At a briefing shortly after the Merkel-Sarkozy press conference, the Prime Minister's spokesman made it clear the UK government's position is to examine more closely the content of what Germany and France are suggesting before forming a view on whether it would be better dealt with as a 17-member (euro only) treaty or a 27 member (full EU treaty). That position won't hold for long. It doesn't look as if Britain has much of a say anyway, and either outcome gives Cameron a headache. If he can persuade the European Council later this week that all 27 EU members should be working on a new treaty, he invites his backbenchers to present him with a shopping list of powers to repatriate during the talks. If he accepts that it should just be a 17-strong euro member treaty negotiation, he risks surrendering Britain's seat in a discussion that is plainly vital to our national economic interest. That process might still produce a document that has to be ratified by parliament. One way or another, the clamour for a referendum will grow.

Merkel and Sarkozy appear to have agreed a fast-track eurozone consolidation on a take it or leave it basis as far as the rest of the EU is concerned. From the French and German perspective it now looks as if the future of the European Union and the future of the single currency are the same thing. They are embarking on a new phase of integration. The implicit message to Britain: come along if you must, but stay in the back seat because we're driving.

Rafael Behr is political columnist at the Guardian and former political editor of the New Statesman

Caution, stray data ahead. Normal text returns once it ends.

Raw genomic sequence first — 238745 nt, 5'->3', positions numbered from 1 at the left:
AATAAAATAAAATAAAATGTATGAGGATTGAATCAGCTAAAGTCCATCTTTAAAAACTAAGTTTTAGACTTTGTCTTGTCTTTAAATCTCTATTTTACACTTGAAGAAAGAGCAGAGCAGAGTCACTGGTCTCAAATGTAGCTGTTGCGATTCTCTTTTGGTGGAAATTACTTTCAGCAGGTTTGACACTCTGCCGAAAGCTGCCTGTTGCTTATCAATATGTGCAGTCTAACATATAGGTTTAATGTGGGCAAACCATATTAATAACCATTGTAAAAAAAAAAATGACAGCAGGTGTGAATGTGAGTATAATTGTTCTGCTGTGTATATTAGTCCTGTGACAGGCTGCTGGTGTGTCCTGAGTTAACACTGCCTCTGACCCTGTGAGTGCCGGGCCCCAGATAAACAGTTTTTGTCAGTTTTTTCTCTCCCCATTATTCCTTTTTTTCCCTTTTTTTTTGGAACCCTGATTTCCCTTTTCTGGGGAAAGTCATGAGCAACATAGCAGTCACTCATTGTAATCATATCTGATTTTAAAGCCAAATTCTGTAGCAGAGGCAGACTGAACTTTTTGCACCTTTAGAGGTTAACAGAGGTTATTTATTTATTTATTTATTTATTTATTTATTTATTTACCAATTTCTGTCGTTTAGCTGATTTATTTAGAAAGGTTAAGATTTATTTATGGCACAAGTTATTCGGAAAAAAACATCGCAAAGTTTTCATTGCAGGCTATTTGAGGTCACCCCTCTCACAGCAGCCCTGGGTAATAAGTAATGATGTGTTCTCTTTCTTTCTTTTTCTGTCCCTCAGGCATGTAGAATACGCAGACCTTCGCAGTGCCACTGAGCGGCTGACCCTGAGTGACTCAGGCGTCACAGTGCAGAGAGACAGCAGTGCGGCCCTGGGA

Photo: Getty
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The Future of the Left: trade unions are more important than ever

Trade unions are under threat - and without them, the left has no future. 

Not accepting what you're given, when what you're given isn't enough, is the heart of trade unionism.

Workers having the means to change their lot - by standing together and organising is bread and butter for the labour movement - and the most important part? That 'lightbulb moment' when a group of workers realise they don't have to accept the injustice of their situation and that they have the means to change it.

That's what happened when a group of low-paid hospital workers organised a demonstration outside their hospital last week. As more of their colleagues clocked out and joined them on their picket, thart lightbulb went on.

When they stood together, proudly waving their union flags, singing a rhythmic chant and raising their homemade placards demanding a living wage they knew they had organised the collective strength needed to win.